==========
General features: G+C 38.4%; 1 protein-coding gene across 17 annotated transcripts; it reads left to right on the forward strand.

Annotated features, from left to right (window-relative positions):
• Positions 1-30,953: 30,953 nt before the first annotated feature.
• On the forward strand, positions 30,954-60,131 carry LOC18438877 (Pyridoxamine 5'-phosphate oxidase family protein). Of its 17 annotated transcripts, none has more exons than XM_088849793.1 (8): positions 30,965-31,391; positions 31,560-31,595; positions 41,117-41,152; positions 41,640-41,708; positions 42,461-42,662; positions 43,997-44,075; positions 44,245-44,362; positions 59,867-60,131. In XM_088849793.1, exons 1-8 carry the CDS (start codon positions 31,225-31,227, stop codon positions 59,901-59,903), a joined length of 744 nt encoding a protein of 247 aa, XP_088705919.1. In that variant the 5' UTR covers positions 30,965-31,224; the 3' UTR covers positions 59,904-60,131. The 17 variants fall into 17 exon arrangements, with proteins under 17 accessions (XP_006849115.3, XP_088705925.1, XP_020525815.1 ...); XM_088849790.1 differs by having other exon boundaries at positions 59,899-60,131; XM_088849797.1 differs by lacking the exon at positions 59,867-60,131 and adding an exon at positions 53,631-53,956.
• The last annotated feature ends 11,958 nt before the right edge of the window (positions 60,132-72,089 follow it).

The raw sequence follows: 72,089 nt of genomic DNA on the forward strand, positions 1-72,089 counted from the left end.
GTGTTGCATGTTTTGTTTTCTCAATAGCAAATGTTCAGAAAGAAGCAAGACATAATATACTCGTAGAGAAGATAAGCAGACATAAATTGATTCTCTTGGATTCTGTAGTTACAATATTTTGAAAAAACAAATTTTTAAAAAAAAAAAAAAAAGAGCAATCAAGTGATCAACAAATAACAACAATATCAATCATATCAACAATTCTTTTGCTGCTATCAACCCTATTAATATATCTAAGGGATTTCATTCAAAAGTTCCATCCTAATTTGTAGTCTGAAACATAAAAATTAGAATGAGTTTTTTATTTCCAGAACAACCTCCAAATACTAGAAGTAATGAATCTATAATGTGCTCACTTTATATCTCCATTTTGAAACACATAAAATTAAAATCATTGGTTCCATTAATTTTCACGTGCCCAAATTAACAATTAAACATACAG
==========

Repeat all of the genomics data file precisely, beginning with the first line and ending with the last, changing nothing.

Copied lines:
General features: G+C 38.4%; 1 protein-coding gene across 17 annotated transcripts; it reads left to right on the forward strand.

Annotated features, from left to right (window-relative positions):
• Positions 1-30,953: 30,953 nt before the first annotated feature.
• On the forward strand, positions 30,954-60,131 carry LOC18438877 (Pyridoxamine 5'-phosphate oxidase family protein). Of its 17 annotated transcripts, none has more exons than XM_088849793.1 (8): positions 30,965-31,391; positions 31,560-31,595; positions 41,117-41,152; positions 41,640-41,708; positions 42,461-42,662; positions 43,997-44,075; positions 44,245-44,362; positions 59,867-60,131. In XM_088849793.1, exons 1-8 carry the CDS (start codon positions 31,225-31,227, stop codon positions 59,901-59,903), a joined length of 744 nt encoding a protein of 247 aa, XP_088705919.1. In that variant the 5' UTR covers positions 30,965-31,224; the 3' UTR covers positions 59,904-60,131. The 17 variants fall into 17 exon arrangements, with proteins under 17 accessions (XP_006849115.3, XP_088705925.1, XP_020525815.1 ...); XM_088849790.1 differs by having other exon boundaries at positions 59,899-60,131; XM_088849797.1 differs by lacking the exon at positions 59,867-60,131 and adding an exon at positions 53,631-53,956.
• The last annotated feature ends 11,958 nt before the right edge of the window (positions 60,132-72,089 follow it).

The raw sequence follows: 72,089 nt of genomic DNA on the forward strand, positions 1-72,089 counted from the left end.
GTGTTGCATGTTTTGTTTTCTCAATAGCAAATGTTCAGAAAGAAGCAAGACATAATATACTCGTAGAGAAGATAAGCAGACATAAATTGATTCTCTTGGATTCTGTAGTTACAATATTTTGAAAAAACAAATTTTTAAAAAAAAAAAAAAAAGAGCAATCAAGTGATCAACAAATAACAACAATATCAATCATATCAACAATTCTTTTGCTGCTATCAACCCTATTAATATATCTAAGGGATTTCATTCAAAAGTTCCATCCTAATTTGTAGTCTGAAACATAAAAATTAGAATGAGTTTTTTATTTCCAGAACAACCTCCAAATACTAGAAGTAATGAATCTATAATGTGCTCACTTTATATCTCCATTTTGAAACACATAAAATTAAAATCATTGGTTCCATTAATTTTCACGTGCCCAAATTAACAATTAAACATACAG